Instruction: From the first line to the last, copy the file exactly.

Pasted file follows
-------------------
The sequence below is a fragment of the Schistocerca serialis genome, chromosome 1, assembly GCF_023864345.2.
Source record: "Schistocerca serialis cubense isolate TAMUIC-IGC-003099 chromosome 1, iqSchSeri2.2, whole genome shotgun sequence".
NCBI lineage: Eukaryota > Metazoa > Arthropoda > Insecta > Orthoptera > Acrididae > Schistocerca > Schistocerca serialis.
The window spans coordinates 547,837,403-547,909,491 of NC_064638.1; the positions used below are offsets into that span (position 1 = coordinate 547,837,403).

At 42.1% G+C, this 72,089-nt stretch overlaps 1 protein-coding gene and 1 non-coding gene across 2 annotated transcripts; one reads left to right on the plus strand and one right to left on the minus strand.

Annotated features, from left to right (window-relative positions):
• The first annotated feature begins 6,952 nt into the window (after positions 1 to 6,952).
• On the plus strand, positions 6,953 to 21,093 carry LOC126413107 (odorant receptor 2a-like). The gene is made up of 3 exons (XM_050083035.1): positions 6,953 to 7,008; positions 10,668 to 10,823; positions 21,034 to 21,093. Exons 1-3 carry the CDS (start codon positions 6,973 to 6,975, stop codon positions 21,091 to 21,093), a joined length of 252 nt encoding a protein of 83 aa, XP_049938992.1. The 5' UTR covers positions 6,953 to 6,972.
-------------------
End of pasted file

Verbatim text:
The sequence below is a fragment of the Schistocerca serialis genome, chromosome 1, assembly GCF_023864345.2.
Source record: "Schistocerca serialis cubense isolate TAMUIC-IGC-003099 chromosome 1, iqSchSeri2.2, whole genome shotgun sequence".
NCBI lineage: Eukaryota > Metazoa > Arthropoda > Insecta > Orthoptera > Acrididae > Schistocerca > Schistocerca serialis.
The window spans coordinates 547,837,403-547,909,491 of NC_064638.1; the positions used below are offsets into that span (position 1 = coordinate 547,837,403).

At 42.1% G+C, this 72,089-nt stretch overlaps 1 protein-coding gene and 1 non-coding gene across 2 annotated transcripts; one reads left to right on the plus strand and one right to left on the minus strand.

Annotated features, from left to right (window-relative positions):
• The first annotated feature begins 6,952 nt into the window (after positions 1 to 6,952).
• On the plus strand, positions 6,953 to 21,093 carry LOC126413107 (odorant receptor 2a-like). The gene is made up of 3 exons (XM_050083035.1): positions 6,953 to 7,008; positions 10,668 to 10,823; positions 21,034 to 21,093. Exons 1-3 carry the CDS (start codon positions 6,973 to 6,975, stop codon positions 21,091 to 21,093), a joined length of 252 nt encoding a protein of 83 aa, XP_049938992.1. The 5' UTR covers positions 6,953 to 6,972.